On a gorgeous January Sunday two weeks ago I spent the morning trailing Chef Norbert Moniz around the Hillcrest Farmers Market. Moniz runs the kitchens at Blind Lady Alehouse and Tiger! Tiger!.
I met him just before 8 a.m. at Tiger! Tiger! and we headed out in his fire engine red Ford Ranger pick up. On our drive over to the market Moniz told me that he's been in San Diego for about a year after spending six years working in Chicago. Originally from Santa Clarita, in L.A.'s San Fernando Valley, Moniz attended the California Culinary Academy in San Francisco and then ran a little restaurant in Santa Barbara. Concerned that he wasn't learning enough, he gave his notice and packed two bags--one with his clothes and other personal stuff, the other with hockey gear, and took off for Chicago. It was there he seems to have truly learned his trade, after working for what he calls "a lot of great chefs."
After six years, the SoCal native had had enough of Chicago winters and learned from a friend working at Blind Lady Ale House that there was an opening for a chef at Tiger! Tiger!. He got the job. That was a year ago. Now he oversees Tiger! Tiger! and Blind Lady.
Clearly, Moniz loves what he does--to the extent that on Sundays, his day off, he's up early to pick up orders and shop at the Hillcrest Farmers Market and then deliver his groceries to the chefs at the three restaurants.
"I do it because it gets me up and out of bed, I get to hang out with friends at the market, and I can see what's coming in," he says. "And I can geek out with my chefs over the produce when I deliver it."
Moniz was singing the praises of the Maciel's mixed greens so I bought a bag, but I couldn't take my eyes off the plump and colorful radishes so I bought a bunch of them, too. When I got them home I cut the stems off and, unlike your typical sad, wilted supermarket bunches, they were so fresh I couldn't bear to toss them. I'd sautéed radish greens with garlic before so I knew how wonderfully peppery they are. But what to do with them now?
I had to decide quickly. What you learn about radish greens is that they have a pretty short shelf life. I could make soup with them, make a stir fry, roast them, add them to pasta or an omelet, or make a salad with them.
Or, hmmm, make pesto. I had all the ingredients I needed, including a fresh bottle of herbaceous young olive oil from California Olive Ranch that would match the spicy radish leaves.
The first thing you need to do with radish leaves is wash them. Thoroughly. As root vegetables, the greens are close to the ground and seem to attract dirt like spinach. I did several rounds in a salad spinner before I got the grit off to my satisfaction. Once washed and dried I gave them a rough chopping for the blender.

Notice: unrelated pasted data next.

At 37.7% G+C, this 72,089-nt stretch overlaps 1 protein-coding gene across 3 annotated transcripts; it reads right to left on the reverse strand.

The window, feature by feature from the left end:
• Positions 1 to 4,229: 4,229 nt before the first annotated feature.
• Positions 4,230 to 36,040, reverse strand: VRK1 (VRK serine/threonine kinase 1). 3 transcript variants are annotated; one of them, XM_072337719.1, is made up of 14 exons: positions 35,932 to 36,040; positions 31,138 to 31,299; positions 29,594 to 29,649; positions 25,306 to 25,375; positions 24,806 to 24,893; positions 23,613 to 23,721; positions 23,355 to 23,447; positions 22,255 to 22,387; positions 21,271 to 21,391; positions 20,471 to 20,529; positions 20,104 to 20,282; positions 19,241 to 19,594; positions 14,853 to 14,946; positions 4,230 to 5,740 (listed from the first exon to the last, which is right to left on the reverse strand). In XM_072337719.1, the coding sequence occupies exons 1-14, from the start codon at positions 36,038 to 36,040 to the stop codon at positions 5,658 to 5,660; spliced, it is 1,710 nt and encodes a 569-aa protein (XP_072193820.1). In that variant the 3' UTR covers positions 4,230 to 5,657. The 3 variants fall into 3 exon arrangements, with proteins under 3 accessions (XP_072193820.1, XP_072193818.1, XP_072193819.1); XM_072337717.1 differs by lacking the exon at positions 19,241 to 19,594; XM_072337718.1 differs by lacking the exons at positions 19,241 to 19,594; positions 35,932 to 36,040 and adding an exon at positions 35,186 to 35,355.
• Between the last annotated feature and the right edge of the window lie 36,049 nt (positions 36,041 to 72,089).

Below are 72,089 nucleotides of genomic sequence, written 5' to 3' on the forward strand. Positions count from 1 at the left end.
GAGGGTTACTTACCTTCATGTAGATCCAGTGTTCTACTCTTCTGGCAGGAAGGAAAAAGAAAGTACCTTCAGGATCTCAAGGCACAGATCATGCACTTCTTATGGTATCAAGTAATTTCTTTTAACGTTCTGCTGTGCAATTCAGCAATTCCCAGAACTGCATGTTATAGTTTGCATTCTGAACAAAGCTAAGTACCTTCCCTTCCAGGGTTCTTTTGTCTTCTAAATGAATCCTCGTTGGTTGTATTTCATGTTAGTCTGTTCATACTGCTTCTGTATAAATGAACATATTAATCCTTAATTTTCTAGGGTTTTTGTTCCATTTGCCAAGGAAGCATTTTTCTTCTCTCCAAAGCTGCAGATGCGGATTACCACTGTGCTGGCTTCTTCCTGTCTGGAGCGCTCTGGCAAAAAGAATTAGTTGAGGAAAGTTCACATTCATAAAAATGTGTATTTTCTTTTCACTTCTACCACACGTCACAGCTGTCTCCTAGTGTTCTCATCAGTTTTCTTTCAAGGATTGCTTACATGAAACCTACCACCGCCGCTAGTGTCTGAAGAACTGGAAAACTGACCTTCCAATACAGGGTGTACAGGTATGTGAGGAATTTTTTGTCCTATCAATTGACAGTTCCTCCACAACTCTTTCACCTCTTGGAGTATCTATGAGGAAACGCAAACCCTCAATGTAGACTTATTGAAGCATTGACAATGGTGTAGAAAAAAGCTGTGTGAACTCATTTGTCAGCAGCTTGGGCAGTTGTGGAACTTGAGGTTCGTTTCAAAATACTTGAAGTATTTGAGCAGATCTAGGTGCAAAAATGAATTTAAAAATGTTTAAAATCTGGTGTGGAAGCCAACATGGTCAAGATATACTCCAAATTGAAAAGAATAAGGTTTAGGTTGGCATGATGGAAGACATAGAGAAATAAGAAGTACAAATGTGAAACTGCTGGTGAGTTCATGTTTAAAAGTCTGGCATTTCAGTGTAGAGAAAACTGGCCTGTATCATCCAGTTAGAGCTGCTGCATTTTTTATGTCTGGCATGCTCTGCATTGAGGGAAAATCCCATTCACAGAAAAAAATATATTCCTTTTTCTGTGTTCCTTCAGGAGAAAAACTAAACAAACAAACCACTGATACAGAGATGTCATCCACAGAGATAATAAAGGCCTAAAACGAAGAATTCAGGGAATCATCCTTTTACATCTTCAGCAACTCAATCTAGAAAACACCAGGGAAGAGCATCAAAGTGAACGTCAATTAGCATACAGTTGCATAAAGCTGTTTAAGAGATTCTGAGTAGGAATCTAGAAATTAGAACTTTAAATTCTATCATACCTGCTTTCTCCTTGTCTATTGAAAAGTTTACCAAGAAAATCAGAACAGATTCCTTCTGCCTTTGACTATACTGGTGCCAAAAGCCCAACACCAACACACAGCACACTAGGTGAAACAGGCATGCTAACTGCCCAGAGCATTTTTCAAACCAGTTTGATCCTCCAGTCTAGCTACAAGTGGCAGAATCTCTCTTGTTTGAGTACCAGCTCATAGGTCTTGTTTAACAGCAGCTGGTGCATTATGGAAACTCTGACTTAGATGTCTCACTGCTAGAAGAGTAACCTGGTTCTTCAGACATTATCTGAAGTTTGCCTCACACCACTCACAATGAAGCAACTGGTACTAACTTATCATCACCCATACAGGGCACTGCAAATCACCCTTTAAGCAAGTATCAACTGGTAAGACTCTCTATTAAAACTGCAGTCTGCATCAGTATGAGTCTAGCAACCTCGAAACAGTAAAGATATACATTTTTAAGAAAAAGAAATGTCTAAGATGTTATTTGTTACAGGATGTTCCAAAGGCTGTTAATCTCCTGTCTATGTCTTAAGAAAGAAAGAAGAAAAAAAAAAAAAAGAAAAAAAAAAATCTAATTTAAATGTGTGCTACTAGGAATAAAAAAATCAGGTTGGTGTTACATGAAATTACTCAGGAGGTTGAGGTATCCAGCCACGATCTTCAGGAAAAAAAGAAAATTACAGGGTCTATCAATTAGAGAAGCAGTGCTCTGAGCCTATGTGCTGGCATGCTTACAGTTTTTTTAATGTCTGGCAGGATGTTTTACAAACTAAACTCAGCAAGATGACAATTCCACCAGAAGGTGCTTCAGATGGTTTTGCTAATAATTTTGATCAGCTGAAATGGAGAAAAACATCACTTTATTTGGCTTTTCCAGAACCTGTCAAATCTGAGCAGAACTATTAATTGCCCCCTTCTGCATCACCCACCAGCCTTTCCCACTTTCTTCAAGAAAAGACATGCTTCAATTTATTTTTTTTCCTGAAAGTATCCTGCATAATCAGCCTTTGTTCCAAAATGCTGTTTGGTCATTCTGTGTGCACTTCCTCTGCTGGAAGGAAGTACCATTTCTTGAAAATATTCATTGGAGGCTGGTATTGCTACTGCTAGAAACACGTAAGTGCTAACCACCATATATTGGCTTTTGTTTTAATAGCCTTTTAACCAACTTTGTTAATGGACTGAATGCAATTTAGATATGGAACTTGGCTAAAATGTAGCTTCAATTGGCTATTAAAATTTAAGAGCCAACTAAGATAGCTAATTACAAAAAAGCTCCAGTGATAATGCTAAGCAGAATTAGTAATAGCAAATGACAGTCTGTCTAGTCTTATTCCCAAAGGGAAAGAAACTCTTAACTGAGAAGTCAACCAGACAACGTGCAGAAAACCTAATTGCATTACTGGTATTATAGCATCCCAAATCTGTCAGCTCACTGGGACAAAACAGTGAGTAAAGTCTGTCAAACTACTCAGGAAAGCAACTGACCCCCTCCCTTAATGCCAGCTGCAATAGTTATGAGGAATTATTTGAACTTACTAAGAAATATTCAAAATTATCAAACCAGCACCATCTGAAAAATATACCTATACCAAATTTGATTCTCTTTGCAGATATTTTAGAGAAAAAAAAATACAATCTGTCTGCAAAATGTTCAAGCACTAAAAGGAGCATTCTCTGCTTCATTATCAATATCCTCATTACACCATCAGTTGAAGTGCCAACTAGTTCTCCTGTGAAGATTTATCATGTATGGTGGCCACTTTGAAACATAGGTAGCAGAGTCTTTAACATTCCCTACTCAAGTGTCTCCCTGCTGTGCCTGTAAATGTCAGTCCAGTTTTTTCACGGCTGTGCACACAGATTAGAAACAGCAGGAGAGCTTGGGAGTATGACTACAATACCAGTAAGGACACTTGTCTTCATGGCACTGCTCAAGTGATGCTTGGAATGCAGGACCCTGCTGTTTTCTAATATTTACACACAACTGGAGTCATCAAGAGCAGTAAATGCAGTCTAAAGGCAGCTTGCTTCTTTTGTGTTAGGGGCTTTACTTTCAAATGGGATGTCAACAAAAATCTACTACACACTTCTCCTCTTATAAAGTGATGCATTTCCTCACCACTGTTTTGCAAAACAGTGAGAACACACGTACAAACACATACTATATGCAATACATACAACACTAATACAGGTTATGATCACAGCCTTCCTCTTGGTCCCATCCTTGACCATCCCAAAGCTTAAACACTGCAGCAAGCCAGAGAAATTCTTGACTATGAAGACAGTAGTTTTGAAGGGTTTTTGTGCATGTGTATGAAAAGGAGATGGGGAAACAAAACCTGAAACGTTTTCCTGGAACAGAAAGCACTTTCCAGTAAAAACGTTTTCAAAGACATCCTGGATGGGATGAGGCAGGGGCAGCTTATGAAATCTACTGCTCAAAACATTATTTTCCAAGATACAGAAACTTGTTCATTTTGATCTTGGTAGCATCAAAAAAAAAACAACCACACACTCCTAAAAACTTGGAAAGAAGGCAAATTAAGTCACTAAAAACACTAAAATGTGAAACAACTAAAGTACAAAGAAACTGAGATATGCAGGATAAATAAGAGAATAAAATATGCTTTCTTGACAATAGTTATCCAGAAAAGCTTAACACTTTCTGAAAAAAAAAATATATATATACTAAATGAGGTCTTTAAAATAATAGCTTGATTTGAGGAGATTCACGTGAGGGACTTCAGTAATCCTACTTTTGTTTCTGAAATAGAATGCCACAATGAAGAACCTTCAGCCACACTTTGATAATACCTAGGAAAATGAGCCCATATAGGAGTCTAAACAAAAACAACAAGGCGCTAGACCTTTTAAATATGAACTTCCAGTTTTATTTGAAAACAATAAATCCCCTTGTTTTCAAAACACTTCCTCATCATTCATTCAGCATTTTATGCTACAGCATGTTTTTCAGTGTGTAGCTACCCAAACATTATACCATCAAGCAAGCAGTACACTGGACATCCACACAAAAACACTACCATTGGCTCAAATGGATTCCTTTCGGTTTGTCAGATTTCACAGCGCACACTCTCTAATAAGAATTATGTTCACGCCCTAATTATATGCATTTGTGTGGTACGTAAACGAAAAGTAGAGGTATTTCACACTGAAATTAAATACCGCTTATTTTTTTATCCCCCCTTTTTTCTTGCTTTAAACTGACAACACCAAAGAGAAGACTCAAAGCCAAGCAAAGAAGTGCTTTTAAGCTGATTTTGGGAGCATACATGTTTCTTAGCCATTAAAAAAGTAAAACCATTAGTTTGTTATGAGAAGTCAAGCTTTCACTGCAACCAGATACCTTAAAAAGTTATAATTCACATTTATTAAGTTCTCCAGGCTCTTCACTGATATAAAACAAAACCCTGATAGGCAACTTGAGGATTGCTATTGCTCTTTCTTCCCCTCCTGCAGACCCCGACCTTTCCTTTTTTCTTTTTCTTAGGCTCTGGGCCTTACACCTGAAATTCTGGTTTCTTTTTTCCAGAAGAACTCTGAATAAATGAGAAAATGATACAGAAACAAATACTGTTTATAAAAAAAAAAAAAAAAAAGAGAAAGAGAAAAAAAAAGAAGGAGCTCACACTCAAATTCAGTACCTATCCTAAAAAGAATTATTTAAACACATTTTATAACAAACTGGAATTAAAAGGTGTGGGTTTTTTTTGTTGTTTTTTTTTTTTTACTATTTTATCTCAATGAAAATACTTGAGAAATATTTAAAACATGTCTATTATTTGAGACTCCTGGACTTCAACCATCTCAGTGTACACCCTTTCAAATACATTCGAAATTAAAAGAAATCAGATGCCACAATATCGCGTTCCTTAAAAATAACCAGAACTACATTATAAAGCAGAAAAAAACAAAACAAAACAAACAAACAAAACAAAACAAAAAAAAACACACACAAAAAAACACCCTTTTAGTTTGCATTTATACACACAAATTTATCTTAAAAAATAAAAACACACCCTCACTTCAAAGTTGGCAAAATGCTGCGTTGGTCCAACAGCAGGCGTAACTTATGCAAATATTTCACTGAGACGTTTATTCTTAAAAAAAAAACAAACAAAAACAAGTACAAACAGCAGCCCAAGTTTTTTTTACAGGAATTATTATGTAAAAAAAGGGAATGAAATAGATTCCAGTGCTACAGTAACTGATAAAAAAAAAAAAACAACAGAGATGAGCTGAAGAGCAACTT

With that, it's just a matter of grating your favorite hard cheese (I used Parmesan), toasting walnuts to bring out their flavor, and trimming some garlic cloves. You'll want to add a touch of butter to round out the flavor, and some salt--but not much because of the saltiness of the cheese.
After that you'll put everything but the oil in the bowl of a blender or food processor and gradually add in the oil until it reaches a smooth and creamy pourable consistency. Then you have the perfect sauce for pasta, salmon, roasted vegetables and all sorts of other dishes.
You can find the Maciel Family Farm at the Hillcrest, Coronado, Oceanside, Old Town Temecula, and Old Town Poway farmers markets.
Radish Greens Pesto
Yield: 2 cups
6 ounces radish leaves, with tough stems removed (save and snack on them or add to a stir fry)
1 cup walnuts, toasted
5 cloves garlic, peeled and trimmed
1/2 cup grated Parmesan cheese
1 tablespoon butter, room temperature, cut into pieces
Pinch of salt
3/4 to 1 cup of good quality extra virgin olive oil
After removing the tough stems, wash and dry the leaves thoroughly and roughly chop.
In the bowl of a blender or food processor, add the leaves, walnuts, garlic, cheese, butter, and salt. Put the lid on but leave the opening available to add the oil. Turn on the machine and slowly add the oil. Puree the contents until the mixture reaches a loose, creamy consistency. Periodically, stop and scrape down the sides to incorporate all the ingredients. Taste and adjust seasonings.
You can keep the pesto refrigerated for up to a week, although it's best used right away. Be sure to pour some oil over the surface to keep it from oxidizing and turning brown. Or you can freeze it.